Yes, You Can Care For Sick Kids Without Getting Sick Yourself. Here's How

mbg Contributor By Leigh Weingus
mbg Contributor
Leigh Weingus is a New York City based freelance journalist writing about health, wellness, feminism, entertainment, personal finance, and more. She received her bachelor’s in English and Communication from the University of California, Davis.

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The second your child comes home with a stuffy nose, you don't just feel bad for them—you also worry that within a few days, your whole family will go down with whatever bug your sick child has.

There's no question that taking care of your child and avoiding getting sick yourself is a difficult line to walk—especially when you're busy. "Caring for a sick child can feel like a full-time job, and moms struggle to find time for self-care when their kids are sick," explains psychotherapist Katie Hurley, author of No More Mean Girls: The Secret to Raising Strong, Confident, and Compassionate Girls. The secret, she explains, is prioritizing both your own self-care and your child's care. But what does that look like? Here's what experts have to stay about mindfully managing sick kids.

How to show your kids the love and care they need.

When your child is sick, whether it's with a mild cold, a fever, or even the flu, what they need is tons of cuddling. "The good news is that you can snuggle up with your child when they’re sick," says Hurley. "Teach your child to cough or sneeze into his or her elbow to avoid spreading germs, and be sure to clean up things like dirty tissues with gloves on. One trick to avoid used tissues all over the floor is to tape an old tissue box to a new one to use as a trash bin for used tissues."

Hurley also suggests not letting yourself overthink on sick days. "As parents we are conditioned to worry about screen time and idle time, but sick days are not a time for overthinking. If Sesame Street (or another favorite show) helps your kid rest and gives you a chance to shower, go for it," suggests Eanes. "My daughter catches up on cooking shows when she’s sick. This helps her rest and plan healthy meals to make when she’s feeling better!"

Rebecca Eanes, author of The Positive Parenting Workbook adds that your nurturing doesn't necessarily have to be physical. "That looks like reading books together, board games, and snuggles," she says. "I also don't hesitate to ask for help when I need it."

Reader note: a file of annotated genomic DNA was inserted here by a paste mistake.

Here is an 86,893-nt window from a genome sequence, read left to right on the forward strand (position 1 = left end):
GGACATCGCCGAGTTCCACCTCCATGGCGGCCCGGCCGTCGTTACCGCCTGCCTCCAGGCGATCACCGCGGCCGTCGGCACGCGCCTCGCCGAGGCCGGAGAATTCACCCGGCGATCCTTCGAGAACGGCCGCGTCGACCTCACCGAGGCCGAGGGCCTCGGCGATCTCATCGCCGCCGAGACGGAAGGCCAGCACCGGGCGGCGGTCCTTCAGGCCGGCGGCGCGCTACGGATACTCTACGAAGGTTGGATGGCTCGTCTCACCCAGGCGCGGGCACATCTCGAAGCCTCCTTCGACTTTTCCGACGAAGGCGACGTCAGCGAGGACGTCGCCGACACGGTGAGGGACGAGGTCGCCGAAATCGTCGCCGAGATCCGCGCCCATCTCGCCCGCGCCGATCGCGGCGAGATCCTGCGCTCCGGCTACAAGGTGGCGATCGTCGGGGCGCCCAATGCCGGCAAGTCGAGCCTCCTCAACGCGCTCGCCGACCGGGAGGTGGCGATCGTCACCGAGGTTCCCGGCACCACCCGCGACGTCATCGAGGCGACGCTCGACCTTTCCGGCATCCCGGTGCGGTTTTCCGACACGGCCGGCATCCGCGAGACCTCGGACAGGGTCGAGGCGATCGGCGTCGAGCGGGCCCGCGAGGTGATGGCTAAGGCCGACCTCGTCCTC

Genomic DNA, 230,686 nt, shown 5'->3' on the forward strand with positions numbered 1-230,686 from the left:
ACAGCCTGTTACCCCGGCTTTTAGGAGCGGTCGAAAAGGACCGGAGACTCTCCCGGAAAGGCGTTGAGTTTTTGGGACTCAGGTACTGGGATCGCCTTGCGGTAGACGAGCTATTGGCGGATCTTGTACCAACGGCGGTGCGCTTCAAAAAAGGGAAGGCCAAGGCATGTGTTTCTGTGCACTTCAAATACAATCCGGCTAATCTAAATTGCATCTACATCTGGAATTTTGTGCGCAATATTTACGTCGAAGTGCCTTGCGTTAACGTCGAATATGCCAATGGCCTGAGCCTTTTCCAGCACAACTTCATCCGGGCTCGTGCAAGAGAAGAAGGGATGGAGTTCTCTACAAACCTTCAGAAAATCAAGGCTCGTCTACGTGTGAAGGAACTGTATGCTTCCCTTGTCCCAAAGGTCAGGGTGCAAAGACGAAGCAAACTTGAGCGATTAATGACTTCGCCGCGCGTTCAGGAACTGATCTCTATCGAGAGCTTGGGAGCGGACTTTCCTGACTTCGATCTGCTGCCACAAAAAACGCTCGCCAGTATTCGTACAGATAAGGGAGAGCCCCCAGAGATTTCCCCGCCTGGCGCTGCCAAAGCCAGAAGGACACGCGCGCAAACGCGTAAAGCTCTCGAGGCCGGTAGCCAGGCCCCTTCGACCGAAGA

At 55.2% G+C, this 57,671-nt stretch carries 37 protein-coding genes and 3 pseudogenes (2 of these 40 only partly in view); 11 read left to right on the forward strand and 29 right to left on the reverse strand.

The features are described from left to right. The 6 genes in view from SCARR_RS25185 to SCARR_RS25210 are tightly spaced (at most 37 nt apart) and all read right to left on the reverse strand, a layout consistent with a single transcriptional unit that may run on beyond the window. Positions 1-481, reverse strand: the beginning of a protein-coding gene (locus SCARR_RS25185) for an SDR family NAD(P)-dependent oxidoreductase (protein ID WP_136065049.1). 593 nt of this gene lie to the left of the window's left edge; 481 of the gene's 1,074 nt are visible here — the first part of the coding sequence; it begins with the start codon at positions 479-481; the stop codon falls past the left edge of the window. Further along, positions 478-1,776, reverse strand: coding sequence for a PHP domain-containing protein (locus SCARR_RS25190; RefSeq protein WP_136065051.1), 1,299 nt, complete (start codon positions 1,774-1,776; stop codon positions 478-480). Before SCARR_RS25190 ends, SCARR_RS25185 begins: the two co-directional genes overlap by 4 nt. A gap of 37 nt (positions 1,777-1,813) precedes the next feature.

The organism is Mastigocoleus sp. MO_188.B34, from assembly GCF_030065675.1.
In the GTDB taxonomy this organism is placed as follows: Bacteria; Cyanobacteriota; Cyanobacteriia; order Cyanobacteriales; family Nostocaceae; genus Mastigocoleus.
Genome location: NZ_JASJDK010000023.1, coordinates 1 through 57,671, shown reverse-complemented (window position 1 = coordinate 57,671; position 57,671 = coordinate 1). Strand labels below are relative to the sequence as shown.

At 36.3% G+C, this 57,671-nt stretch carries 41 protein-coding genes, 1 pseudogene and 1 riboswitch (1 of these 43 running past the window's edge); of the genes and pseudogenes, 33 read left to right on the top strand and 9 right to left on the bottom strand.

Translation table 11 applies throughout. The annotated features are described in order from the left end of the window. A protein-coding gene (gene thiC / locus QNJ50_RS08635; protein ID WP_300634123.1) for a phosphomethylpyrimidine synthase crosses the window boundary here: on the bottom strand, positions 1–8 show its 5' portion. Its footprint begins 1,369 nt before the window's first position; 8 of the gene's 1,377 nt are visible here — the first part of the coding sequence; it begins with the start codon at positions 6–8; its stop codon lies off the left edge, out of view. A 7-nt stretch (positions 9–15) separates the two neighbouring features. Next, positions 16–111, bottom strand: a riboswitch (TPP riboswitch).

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How to prioritize your own self-care.

As the saying goes, make sure to fasten your own seatbelt first. It's hard to help your child get better if you're getting sick yourself. Eanes says in this time period, it's important to lose the guilt if you can. "For me, stress management and adequate sleep are the best ways to take care of myself so that I can best take care of my child," says Eanes. "That means some things have to be let go or put off until things resume to normal, and I feel zero guilt for reprioritizing in that way."

Hurley also reminds parents that even if they don't have as much time for exercise and eating well as usual, they should still make sure it happens. "Use technology to your advantage to keep your healthy eating on track by having groceries and meals delivered," she suggests. "Some areas even offer subscription boxes for fresh fruits and veggies—take advantage of these services to care for your own needs. Technology can also assist with keeping up your exercise routine. Yoga apps and short workout apps can be used while your child naps to help give you the energy boost you need."

Action steps you can take to avoid getting sick.

The most important thing you can do to avoid getting sick yourself is to build a strong immune system so that when your child gets sick, it doesn't mean the exact same thing will happen to you. "This really means embracing a healthy lifestyle," says Eanes. "Researchers at Harvard recommend eating a diet high in fruits and vegetables, exercising regularly, getting adequate sleep, and minimizing stress. None of these recommendations are necessarily easy for on-the-go busy parents, but self-care shouldn't just happen when sickness strikes but should really part of our lifestyle. "

And in the short term, Eanes suggests washing your hands frequently or even wearing an antiviral mask if your child is highly contagious. "You may want to consider extra vitamin C, which does appear to reduce the duration of a cold, and elderberry syrup, which may help reduce swelling in the mucus membranes and has antiviral properties, but always ask your doctor first," she adds.

There's no question that having a sick kid at home is difficult, but if you take the right mindful precautions, you'll be just fine.

Want more mindful parenting tips? Here are nine super-helpful ones.

Ready to learn more about how to unlock the power of food to heal your body, prevent disease & achieve optimal health? Register now for our FREE web class with nutrition expert Kelly LeVeque.

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